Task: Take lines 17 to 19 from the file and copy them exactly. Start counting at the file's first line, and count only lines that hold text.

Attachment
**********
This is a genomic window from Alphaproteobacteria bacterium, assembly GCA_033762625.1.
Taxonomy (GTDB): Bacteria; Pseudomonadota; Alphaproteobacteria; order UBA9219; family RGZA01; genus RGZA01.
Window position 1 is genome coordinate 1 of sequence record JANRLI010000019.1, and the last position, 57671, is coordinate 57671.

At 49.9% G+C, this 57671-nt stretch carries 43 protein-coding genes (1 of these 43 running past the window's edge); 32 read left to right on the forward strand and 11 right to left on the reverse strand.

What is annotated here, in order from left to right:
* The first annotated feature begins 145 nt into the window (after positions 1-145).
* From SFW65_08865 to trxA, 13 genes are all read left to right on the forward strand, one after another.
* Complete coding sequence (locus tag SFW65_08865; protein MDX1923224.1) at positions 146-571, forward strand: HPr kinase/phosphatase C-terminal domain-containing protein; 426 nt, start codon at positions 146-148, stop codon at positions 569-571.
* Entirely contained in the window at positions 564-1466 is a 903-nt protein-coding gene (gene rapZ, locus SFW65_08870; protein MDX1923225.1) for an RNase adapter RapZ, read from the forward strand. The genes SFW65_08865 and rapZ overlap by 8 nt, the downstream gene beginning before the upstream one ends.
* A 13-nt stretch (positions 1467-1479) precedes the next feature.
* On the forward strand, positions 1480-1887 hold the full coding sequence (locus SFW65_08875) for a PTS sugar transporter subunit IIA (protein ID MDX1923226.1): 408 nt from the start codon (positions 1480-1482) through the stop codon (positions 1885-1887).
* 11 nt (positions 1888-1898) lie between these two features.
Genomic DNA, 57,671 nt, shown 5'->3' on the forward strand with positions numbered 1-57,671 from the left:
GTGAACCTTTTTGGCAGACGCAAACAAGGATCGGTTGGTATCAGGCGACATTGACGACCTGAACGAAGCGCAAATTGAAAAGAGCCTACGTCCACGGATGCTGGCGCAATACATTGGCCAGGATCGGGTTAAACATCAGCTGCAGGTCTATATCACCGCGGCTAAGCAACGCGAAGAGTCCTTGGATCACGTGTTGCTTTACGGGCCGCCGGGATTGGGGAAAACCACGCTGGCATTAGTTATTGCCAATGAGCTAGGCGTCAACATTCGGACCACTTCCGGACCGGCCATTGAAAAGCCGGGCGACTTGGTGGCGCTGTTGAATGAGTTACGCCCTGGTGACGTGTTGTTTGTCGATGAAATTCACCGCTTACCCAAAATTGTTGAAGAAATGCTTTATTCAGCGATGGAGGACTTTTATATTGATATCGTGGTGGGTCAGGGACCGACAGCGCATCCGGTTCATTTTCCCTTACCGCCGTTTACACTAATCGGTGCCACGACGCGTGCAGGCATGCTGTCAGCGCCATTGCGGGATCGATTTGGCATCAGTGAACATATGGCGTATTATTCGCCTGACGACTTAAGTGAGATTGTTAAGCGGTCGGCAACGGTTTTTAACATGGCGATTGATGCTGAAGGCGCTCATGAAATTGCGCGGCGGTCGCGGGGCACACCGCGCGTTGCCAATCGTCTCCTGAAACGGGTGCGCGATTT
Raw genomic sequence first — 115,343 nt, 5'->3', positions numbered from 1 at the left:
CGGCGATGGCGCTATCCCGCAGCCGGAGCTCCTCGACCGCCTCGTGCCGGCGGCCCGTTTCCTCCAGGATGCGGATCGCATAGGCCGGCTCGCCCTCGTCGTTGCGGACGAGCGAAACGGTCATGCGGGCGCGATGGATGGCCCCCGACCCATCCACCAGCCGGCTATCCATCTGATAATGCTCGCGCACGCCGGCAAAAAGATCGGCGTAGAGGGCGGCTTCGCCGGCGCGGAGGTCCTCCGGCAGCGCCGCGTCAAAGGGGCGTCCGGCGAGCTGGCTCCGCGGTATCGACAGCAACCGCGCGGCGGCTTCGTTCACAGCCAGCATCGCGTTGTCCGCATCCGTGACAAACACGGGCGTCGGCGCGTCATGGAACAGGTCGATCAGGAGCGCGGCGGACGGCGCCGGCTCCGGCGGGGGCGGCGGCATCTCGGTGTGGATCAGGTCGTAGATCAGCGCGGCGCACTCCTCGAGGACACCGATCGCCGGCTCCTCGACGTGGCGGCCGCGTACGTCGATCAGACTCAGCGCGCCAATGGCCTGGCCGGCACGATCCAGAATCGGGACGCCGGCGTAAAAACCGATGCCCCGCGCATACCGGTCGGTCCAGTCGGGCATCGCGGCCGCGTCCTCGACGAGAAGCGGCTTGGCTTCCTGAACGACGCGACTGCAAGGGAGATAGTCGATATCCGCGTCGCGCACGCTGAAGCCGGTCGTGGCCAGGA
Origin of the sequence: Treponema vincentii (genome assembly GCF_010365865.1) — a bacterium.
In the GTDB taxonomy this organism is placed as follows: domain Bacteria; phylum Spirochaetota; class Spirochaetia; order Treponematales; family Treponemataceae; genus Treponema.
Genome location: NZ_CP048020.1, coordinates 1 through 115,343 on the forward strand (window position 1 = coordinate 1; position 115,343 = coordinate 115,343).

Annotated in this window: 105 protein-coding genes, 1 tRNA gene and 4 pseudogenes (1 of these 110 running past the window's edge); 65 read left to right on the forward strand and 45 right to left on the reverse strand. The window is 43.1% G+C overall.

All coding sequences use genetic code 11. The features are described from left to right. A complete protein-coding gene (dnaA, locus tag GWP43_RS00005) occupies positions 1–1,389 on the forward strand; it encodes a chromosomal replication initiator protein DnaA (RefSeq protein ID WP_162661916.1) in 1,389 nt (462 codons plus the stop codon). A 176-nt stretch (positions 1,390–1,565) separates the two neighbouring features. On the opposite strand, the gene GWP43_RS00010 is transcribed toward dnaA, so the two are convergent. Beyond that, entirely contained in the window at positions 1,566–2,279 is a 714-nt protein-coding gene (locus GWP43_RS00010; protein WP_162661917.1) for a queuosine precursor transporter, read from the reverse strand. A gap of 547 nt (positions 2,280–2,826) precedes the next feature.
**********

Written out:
Origin of the sequence: Treponema vincentii (genome assembly GCF_010365865.1) — a bacterium.
In the GTDB taxonomy this organism is placed as follows: domain Bacteria; phylum Spirochaetota; class Spirochaetia; order Treponematales; family Treponemataceae; genus Treponema.
Genome location: NZ_CP048020.1, coordinates 1 through 115,343 on the forward strand (window position 1 = coordinate 1; position 115,343 = coordinate 115,343).